Thursday, March 6, 2014

All of the presentations from the Symposium on Forefoot Running and Forefoot Walking are now available.  Click on "Read more" to get them.

Monday, March 3, 2014

The Forefoot Strike: A Walking and Running Symposium presented at San Jose State University

Sorry for my blogging absence.  Last October, I offered to prepare and deliver a symposium on the Science of Forefoot Running and Forefoot Walking at my University, San Jose State.  After 5 months of planning and preparation, the symposium took place this past Saturday, March 1, 2014 at San Jose State University.  Presentations were made by me and two of my former students (Krystyna Utzig and Nicole Anecito)  The symposium was well attended and audience participation during question and answer sessions was amazing.

Below is a copy of the Symposium Program.  I will be posting on the this blog the Powerpoint presentations used in each of the four (4) sessions.  In the future, I will also be posting videos of each symposium session.

For now, here is the Powerpoint presentation on the Kinematics of Forefoot Running

Sunday, August 4, 2013

My e-Textbook is Now Available for Purchase

Hi all,

The 2nd edition of my e-textbook is now available for purchase.  This is the e-textbook I use in my Biomechanics classes.  It presents all of my ideas and examples for how I believe Biomechanics explains and can be used to improve movement.  Here are links to the Table of Contents and a sample section from Chapter 2: Real-World Biomechanics Chapter 2.1.  If you would like to purchase my e-textbook, click on the PayPal link under the heading "Purchase Dr. Kao's e-Textbook".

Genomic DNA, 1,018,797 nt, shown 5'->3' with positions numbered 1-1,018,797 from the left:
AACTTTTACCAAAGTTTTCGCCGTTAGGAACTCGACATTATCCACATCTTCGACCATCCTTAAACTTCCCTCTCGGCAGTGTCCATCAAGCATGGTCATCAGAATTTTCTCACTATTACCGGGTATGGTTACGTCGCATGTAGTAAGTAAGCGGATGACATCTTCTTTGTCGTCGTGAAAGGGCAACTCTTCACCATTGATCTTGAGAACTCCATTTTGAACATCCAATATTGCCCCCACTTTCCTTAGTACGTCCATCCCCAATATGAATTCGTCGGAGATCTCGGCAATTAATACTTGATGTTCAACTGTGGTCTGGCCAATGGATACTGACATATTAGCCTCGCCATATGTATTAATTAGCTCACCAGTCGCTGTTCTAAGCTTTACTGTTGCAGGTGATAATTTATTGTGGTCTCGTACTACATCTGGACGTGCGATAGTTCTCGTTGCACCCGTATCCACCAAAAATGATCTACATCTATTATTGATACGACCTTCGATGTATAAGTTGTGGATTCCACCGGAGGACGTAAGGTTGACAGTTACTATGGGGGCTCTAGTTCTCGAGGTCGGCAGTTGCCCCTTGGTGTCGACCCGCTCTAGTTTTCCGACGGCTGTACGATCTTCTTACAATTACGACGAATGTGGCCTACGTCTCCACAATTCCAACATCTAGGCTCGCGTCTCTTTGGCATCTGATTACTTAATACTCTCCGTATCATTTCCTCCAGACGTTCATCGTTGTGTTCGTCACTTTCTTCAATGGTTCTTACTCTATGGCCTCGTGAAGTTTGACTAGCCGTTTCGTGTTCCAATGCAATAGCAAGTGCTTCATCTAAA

Once you complete your purchase on PayPal, I will contact you.  The e-textbook is security protected, so you will need a one-time activation code for the PC, Mac, iPad, or Android device you want to install the e-textbook on. You won't be able to "copy and paste" or "print" the text.  But, I will send you copies of the Biomechanical Models for each movements presented in the e-textbook.  You can print these out and refer to them as you read the e-textbook.

Thank you for following my blog.  I think you will find my e-textbook very informative.

Wednesday, June 12, 2013

The Biomechanical Model for Minimum Movement Time during Running Walking and Road Cycling 07: The Joint Torque Principle

The sixth fundamental Biomechanical principle included in this model is the Joint Torque Principle.  This principle states that an increase in joint torque (TJ) is caused by an increase in a muscle force (FM) pulling on the bones that are held together at the joint and/or an increase in the moment arm (dMA) (i.e., the linear distance from the joint’s axis of rotation to the line of pull of the muscle force).  The line of pull of the muscle force is determined by connecting a line between the attachments (origin and insertion) of the muscle.

The equation for the Joint Torque Principle is given here.

A graphical representation the Joint Torque Principle is presented here.

Click on "read more" to view my description of the Real-World application of the Joint Torque Principle to real-world running.

Saturday, June 1, 2013

The Biomechanical Model to Achieve Maximum Jump Height or Maximum Horizontal Distance 02

Hi all,

It's summer break for me.  Hurray!!  I will be posting regular updates to the blog from now until the end of August.  Thanks for your patience.  Here we go!

The Sum of Joint Linear Speeds Principle is the second fundamental Biomechanical principle included in the Biomechanical Model to Achieve Maximum Jump Height or Maximum Horizontal Distance.  This principle states that the jumper’s linear speed is the result of an optimal combination of individual joint linear speeds. The identification of this optimal combination of joint linear speeds is a skill that all individuals interested in understanding human movement must develop.

Click on "read more" to view my description of the Real-World Application of the Sum of Joint Linear Speeds principle to the Biomechanical Model to Achieve Maximum Jump Height or Maximum Horizontal Distance and to see a graphical representation the Sum of Joint Linear Speeds Principle.